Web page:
Anaphylaxis - Twitter summary from #ACAAI 2013 meeting

This Twitter summary from the 2013 meeting of the American College of Allergy, Asthma & Immunology (#ACAAI) was based on tweets by the following allergists/immunologists:

Robert Silge, MD ‏@DrSilge
Dr. Ellis ‏@DrAnneEllis
Susan Bailey MD ‏@subailey
DareSiriMD ‏@dar_siri

Highlights of the Practice parameter - do you have the right diagnosis? Avoid the trigger, prescribe epinephrine, give VIT to patients with venom allergy.

How to make the correct diagnosis?

Cutaneous findings are the most common sign of anaphylaxis. "Skin is king" - the most frequent signs of anaphylaxis are cutaneous, but not always. Skin manifestations are often absent during intraoperative anaphylaxis for a variety of reasons. In surgical setting skin findings are less common, either because they are hidden by drapes, or by nature of perioperative anaphylaxis.


Skin tests or in vitro tests for IgE are helpful, but history is key, and challenges provide the most definitive answers.


Tryptase is occasionally helpful, often it is not elevated though, or can be artificially elevated in ESRD (CKD). Tryptase level peaks 1-2 hours after anaphylaxis, and should be checked within 6 hours. Tryptase is less likely to be elevated in food allergy anaphylaxis compared to other sources of anaphylaxis.


Dr. Oppenheimer reviewed the Vadas data on PAF and PAF acetylhydrolase and its association with anaphylaxis severity. PAF levels increase in anaphylaxis. There is an inverse relationship of severity of anaphylaxis and level of enzyme that breaks down PAF.

Don't forget to emphasize the importance of a Medic Alert bracelet to patients at risk of anaphylaxis.

Where to inject epinephrine (EAI)?

A reminder that IM epinephrine in the thigh leads to faster plasma levels of epineprine than IM or SQ in the arm (deltoid). Recommendation for IM injection of epinephrine in the thigh is based on serum levels in healthy controls. No efficacy studies, ethics prevent them.

Which EAI is better - EpiPen or Auvi-Q?

Needle length on an EpiPen is 1.43 cm. In a pediatric study 12% of 0.15mg and 30% of 0.3mg eligible patients would in theory not reach muscle due to obesity or other reasons.

A study involved injecting cadaver pigs with EpiPens loaded with blue dye - epineprine landed 2.5 cm into the animal despite needle length of 1.4 cm. In this animal study, material was injected about 2x the needle length due to pressure on skin and force of injection. Anaphylaxis needs more research. Does propelled epinephrine in Auvi-Q equal the same delivery when we apply Epi-Pen with a forceful swing action?

Patient comfort with the use of an epi autoinjector (EAI) increases with increased practicing in the allergists office.

Seeing an allergist = higher chance of EAI prescription for those who need it

From a survey: Only 40% of patients with a serious anaphylactic reaction had epinephrine with them per allergists’ report. Allergists think 85% of primary care doctors know little to nothing about anaphylaxis.

Good news - Allergists overwhelming prescribe epinephrine autinjectors (EAI) and instruct patients in the appropriate use of these devices. There is an overwhelming agreement among allergists (97%) that epinephrine is the first line choice of treatment for anaphylaxis.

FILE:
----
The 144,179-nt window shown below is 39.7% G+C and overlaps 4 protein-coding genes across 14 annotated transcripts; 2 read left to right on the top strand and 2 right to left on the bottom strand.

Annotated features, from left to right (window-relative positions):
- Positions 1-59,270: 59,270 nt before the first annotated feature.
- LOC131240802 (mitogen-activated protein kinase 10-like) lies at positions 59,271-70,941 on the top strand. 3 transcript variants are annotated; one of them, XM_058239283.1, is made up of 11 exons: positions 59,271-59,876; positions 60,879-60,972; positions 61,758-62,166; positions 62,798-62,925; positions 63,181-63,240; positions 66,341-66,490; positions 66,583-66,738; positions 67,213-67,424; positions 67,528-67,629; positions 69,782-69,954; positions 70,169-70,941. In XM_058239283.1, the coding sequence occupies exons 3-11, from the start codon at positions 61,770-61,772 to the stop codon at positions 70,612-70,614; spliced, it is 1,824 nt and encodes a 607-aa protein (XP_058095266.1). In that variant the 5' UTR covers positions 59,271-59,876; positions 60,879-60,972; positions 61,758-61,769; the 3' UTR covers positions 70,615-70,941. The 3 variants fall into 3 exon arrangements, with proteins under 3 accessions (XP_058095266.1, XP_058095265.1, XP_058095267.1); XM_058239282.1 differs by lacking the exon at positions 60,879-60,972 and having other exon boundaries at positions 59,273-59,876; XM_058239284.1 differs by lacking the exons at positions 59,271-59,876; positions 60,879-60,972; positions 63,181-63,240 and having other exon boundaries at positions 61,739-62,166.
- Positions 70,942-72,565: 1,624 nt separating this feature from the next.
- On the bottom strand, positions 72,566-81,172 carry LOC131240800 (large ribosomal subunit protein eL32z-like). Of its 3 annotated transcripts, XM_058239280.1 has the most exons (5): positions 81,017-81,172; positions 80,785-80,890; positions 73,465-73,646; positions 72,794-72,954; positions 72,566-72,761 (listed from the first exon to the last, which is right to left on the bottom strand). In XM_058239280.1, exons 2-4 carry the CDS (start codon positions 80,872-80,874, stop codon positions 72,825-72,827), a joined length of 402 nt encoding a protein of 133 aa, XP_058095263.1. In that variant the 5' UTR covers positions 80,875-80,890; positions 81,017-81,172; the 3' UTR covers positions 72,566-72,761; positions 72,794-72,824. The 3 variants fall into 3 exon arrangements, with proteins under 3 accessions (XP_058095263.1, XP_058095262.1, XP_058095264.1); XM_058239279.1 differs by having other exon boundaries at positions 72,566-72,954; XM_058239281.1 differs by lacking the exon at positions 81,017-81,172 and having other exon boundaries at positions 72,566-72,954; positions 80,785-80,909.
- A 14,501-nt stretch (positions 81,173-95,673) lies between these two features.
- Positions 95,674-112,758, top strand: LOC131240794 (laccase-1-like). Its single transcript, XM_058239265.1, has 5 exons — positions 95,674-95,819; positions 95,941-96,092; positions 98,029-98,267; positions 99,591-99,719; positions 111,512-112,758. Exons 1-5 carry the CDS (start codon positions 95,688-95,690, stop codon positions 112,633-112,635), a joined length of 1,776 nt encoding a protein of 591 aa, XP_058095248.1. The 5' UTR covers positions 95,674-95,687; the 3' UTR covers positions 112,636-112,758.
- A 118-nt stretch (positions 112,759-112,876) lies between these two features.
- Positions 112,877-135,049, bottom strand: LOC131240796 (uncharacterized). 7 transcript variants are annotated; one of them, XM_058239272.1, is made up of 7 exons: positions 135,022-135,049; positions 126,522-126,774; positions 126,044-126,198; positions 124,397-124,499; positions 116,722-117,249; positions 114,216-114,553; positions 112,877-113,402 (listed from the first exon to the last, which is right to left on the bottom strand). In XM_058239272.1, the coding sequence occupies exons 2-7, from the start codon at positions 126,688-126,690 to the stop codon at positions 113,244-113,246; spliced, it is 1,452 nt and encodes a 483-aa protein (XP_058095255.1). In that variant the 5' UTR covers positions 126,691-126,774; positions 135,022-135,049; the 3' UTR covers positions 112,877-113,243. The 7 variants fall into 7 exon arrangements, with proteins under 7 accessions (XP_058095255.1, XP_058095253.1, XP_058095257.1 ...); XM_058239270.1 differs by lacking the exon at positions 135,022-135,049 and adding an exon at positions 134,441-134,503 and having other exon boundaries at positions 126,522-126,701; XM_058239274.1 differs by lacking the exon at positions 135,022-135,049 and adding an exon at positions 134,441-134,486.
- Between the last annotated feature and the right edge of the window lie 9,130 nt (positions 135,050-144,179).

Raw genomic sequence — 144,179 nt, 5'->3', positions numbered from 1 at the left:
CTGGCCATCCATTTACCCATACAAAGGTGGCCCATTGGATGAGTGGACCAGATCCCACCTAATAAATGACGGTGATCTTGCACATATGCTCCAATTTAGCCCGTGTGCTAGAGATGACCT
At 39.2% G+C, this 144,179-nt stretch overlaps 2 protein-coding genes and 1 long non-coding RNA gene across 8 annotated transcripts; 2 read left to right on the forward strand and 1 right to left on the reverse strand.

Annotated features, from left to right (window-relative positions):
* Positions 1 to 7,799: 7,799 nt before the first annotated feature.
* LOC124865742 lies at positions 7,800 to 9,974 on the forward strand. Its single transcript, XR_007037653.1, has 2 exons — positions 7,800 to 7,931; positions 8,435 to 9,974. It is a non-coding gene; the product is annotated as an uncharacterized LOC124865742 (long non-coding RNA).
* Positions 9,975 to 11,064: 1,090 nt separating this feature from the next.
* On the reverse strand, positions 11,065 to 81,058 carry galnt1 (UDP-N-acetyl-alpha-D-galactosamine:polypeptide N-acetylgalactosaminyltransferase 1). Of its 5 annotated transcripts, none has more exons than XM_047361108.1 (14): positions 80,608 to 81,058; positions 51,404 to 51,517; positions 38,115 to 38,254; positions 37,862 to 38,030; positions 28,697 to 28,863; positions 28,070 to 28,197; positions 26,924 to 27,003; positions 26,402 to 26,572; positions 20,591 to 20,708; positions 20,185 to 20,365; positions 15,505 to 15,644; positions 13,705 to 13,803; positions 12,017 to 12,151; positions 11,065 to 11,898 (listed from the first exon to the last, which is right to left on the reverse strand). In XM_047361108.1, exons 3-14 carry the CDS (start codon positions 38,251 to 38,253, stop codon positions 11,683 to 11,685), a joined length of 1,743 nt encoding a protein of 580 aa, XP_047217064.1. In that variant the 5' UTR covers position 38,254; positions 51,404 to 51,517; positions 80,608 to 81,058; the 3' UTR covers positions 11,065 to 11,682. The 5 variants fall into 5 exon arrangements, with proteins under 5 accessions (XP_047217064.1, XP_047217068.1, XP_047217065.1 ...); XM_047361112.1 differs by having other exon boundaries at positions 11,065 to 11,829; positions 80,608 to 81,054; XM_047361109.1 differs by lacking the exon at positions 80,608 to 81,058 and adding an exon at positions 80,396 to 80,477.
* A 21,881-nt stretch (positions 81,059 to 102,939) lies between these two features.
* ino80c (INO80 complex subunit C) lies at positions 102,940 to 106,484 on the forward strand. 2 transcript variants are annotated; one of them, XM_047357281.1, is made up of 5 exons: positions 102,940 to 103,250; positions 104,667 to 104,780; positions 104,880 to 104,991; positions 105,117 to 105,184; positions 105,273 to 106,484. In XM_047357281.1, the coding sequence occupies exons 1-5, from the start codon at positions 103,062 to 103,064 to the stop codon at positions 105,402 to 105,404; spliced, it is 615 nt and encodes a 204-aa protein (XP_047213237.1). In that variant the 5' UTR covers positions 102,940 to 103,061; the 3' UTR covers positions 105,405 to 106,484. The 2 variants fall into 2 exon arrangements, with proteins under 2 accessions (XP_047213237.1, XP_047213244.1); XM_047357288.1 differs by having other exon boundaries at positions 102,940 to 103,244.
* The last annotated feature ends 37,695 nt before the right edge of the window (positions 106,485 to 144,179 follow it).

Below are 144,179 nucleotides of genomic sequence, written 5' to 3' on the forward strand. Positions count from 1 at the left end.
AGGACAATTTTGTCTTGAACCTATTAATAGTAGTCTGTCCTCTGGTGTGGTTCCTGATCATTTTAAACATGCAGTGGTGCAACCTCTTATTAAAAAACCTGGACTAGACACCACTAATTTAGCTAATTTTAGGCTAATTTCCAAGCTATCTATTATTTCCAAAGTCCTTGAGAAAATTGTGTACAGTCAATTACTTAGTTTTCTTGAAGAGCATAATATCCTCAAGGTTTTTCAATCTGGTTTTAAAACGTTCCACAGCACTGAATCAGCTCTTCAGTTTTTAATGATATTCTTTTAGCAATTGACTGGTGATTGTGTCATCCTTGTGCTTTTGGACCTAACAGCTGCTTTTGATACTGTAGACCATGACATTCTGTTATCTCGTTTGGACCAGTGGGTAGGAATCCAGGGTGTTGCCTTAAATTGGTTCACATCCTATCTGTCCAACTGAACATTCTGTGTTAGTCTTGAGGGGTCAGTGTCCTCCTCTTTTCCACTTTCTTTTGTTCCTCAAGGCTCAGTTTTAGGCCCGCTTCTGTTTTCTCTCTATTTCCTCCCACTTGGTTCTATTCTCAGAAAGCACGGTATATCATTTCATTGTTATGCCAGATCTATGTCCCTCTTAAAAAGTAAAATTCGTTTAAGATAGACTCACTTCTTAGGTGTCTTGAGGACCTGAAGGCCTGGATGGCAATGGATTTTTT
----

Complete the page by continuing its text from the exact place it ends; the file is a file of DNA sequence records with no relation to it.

A study of one million anaphylaxis episodes over the course of 11 years in one center showed increasing CS use and declining epinephrine use. Comparing 1993 to 2004 ER data, use of steroids INCREASING and epinephrine use DECREASING. This is an opposite of should occur.

There is no evidence that antihistamines or steroids have an effect on biphasic or “rebound” anaphylaxis. Antihistamines are considered supportive therapy for anaphylaxis and do not replace epinephrine.

A study by Rudders et al. (AAAAI 2013) of 993 patients admitted with venom induced anaphylaxis showed that only 60% were given an epineprine autoinjector (EAI) on discharge.

Use of epinephrine in emergent setting is higher when source is a stinging insect, or when patient has seen an allergist.

What can the Allergist do? Review the use of epinephrine autoinjector at each visit and Ask to see it! (make sure they have it).

Survey data of ACAAI members suggest that more than half do not conduct anaphylaxis practice drills. Interesting - only 34% of Allergists surveyed state that their staff are trained in BCLS, ACLS or PALS.

Does an action plan make a difference?

Written anaphylaxis action plans were used by 75% of responding allergists. Allergists who generate and update anaphylaxis action plans also increase patient comfort with the use of an autoinjector.

Of patients that required ER visit or hospitalization for anaphylaxis, over 60% did not have a written anaphylaxis plan.

Dr Fineman: patients with risk for anaphylaxis need a written action plans. Just teaching IM epinephrine isn't enough.

However, usefulness of anaphylaxis action plans was questioned by some responders to survey. Valid questions with no data to answer it. Data on asthma action plans is mixed, not clear that they improve outcomes. Would like to see similar studies for anaphylaxis action plans.

Who will develop a biphasic reaction in anaphylaxis?

Biphasic anaphylaxis occurs in up to 20% of anaphylactic reactions. No clear predictors for occurrence. Delay in epinephrine use is a risk factor.

2’s mnemonic:

20% of patients will develop
2nd reaction
20 minutes later
2 EAI’s prescription is always needed

There is no consistently reliable predictors for biphasic anaphylactic reactions but the initial severity and delayed epinephrine use are likely important.

Of note, biphasic reactions typically are less severe, though rare fatalities have occurred.

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